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Afib Poses Global Challenge

On Behalf of | Sep 13, 2012 | Medical News You Can Use

MUNICH  –  Globally, more than 10% of patients with atrial fibrillation who present to the emergency department are dead within a year, an analysis of the RE-LY AF registry showed.

“And despite modern medical therapy, more than 4% of global Afib patients experience a stroke within 1 year,” said Jeffrey Healey, MD, of McMaster University in Hamilton, Ontario, here at the European Society of Cardiology (ESC) meeting.

The mortality rate seems to be highly variable between different countries or regions, Healey noted.

For example, the crude mortality rate was highest in Africa (20%), South America (18%), and China (14%), but when adjusted for confounders, the African rate was equal to the North American rate (12%).

The adjusted factors were age, sex, heart failure, coronary artery disease, hypertension, diabetes, rheumatic heart disease, and reason for ED presentation, Healey reported

The regions in the registry are North America, South America, Western Europe, Eastern Europe, Middle East, Africa, India, China, and Southeast Asia. It includes 47 countries, 164 sites, and more than 15,000 patients. This was a 1-year analysis.

The median age for atrial fibrillation (Afib) patients presenting to the ED was around 70 except in the Middle East, Africa, and India where it dipped to around 60.

Of note, patients with a primary diagnosis of Afib at admittance were more likely to live compared with those who were admitted to the ED for other reasons.

In all regions, admittance with Afib as a primary diagnosis was in the minority, as most people were admitted for other reasons.

The disparity in mortality between primary and secondary Afib diagnosis was at least doubled in all regions including Africa (12% versus 22%), North America (4% versus 16%), South America (10% versus 26%), and the Middle East (4% versus 19%).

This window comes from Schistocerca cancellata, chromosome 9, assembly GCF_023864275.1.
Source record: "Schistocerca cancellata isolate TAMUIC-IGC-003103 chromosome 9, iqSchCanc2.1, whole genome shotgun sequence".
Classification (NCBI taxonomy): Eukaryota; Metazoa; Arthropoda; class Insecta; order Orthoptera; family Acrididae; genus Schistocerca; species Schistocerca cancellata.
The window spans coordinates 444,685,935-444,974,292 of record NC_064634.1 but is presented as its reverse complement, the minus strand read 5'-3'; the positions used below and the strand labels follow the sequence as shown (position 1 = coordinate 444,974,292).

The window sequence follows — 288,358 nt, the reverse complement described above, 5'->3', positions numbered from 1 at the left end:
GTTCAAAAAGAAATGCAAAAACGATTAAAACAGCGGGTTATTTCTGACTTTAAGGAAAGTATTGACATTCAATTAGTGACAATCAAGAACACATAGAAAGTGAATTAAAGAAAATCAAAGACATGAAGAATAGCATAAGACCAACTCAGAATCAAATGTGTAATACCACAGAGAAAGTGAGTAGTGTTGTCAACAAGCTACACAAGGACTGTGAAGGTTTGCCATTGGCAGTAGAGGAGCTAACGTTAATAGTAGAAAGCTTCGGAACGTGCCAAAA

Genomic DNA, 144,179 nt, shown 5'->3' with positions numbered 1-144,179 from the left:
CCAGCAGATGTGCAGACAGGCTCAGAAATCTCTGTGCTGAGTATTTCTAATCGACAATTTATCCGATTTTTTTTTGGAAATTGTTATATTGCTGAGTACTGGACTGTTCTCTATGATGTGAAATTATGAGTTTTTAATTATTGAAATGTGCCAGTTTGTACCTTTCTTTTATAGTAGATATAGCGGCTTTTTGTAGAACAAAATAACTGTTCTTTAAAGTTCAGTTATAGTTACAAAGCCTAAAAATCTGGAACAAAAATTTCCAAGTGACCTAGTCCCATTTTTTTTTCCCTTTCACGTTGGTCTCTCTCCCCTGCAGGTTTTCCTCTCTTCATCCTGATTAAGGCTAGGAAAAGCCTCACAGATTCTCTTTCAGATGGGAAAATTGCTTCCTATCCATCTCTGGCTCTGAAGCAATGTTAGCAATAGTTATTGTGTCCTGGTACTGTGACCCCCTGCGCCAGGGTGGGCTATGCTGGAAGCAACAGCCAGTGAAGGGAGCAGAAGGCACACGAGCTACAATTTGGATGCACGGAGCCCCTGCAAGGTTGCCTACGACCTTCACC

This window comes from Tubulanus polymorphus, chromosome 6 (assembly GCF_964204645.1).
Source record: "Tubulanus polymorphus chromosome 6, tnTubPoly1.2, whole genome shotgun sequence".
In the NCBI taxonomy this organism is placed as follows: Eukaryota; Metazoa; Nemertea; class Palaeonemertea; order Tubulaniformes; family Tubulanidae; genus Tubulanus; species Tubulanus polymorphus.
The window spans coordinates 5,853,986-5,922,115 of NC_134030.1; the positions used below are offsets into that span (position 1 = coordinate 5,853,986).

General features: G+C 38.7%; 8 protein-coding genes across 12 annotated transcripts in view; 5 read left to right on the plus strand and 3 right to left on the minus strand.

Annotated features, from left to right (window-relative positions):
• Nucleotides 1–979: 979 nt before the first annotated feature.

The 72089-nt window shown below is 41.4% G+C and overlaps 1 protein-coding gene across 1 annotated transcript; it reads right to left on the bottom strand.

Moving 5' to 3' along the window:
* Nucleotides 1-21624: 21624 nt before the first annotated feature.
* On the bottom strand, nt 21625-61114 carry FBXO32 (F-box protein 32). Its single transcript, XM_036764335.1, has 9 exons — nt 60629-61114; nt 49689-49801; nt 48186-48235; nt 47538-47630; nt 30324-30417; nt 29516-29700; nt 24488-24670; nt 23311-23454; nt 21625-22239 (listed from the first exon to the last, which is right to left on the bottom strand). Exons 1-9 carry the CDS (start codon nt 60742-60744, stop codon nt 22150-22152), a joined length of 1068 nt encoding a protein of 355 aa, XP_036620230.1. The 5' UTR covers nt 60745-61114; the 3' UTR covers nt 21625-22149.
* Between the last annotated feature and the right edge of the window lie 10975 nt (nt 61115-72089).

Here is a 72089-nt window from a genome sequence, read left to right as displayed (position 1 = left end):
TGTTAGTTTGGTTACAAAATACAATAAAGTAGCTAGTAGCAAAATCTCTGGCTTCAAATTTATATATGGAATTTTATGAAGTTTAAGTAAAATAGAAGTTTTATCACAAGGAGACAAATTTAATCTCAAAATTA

By far, the highest cause of death in those with Afib as a secondary diagnosis was heart failure (34%), followed by infection (12%), and stroke (9.5%). Respiratory failure, cancer, sudden death, and myocardial infarction (all below 9%, in descending order) rounded out the other causes of death, Healey pointed out.

Regionally, Eastern Europe, Africa, India, and China had the highest rates of heart failure mortality at about 41% when Afib was the secondary diagnosis. They also had the highest rate of death as a result of stroke, at approximately 55%.

All other regions fell below the 30% mark for heart failure death, with North America and Southeast Asia rounding out the bottom at a rate of about 8.5%.

Regarding stroke death, all other regions except the Middle East fell below the 30% mark, again with North America and Southeast Asia hovering at the lowest rate of around 22%.

Africa (8%), China (7%), and Southeast Asia (6.5%) had the highest crude stroke rates. When researchers adjusted for age, prior stroke/TIA, heart failure, hypertension, diabetes, and use of vitamin K antagonists, rates in China and Southeast Asia dropped close to the crude global average of 4%, while Africa dropped even further to about 3.7%, Healey reported.

He noted the use of warfarin and the importance of quality monitoring as a way to reduce the risk of stroke.

Interestingly, in India, about one-third of the patients in the registry have documented rheumatic heart disease (RHD), with probably more that are undocumented, Healey said.

This subgroup has a higher risk of stroke than those without RHD (adjusted 4.3% versus 2.5%).

Those with RHD tended to be younger (49 versus 66), women, have a low rate of coronary artery disease, and be on warfarin compared with those who don’t have RHD.

When the CHADS2 score was 3 or less, the crude and adjusted stroke rates among those with and without RHD were similar, but when the CHADS2 was greater than 3, those with RHD had almost twice the risk of stroke as those without RHD.

“Globally, the CHADS2 score has a greater influence on stroke risk than the presence of rheumatic heart disease,” Healey said.

He concluded that “most of the differences in stroke rate can be explained on the basis of regional differences in patient characteristics and the use of vitamin K antagonists.”

In addition, “the RE-LY AF registry shows very large unmet medical needs and large opportunities for improvement by applying currently available modalities for diagnosis, risk stratification, and treatment of patients presenting with atrial fibrillation,” he said.

Primary source: European Society of Cardiology      

Source reference:        Healey JS, et al “Global variations in the 1-year rates of death and stroke in patients presenting to the emergency department with atrial fibrillation: results from the RE-LY Registry” ESC 2012; Abstract.

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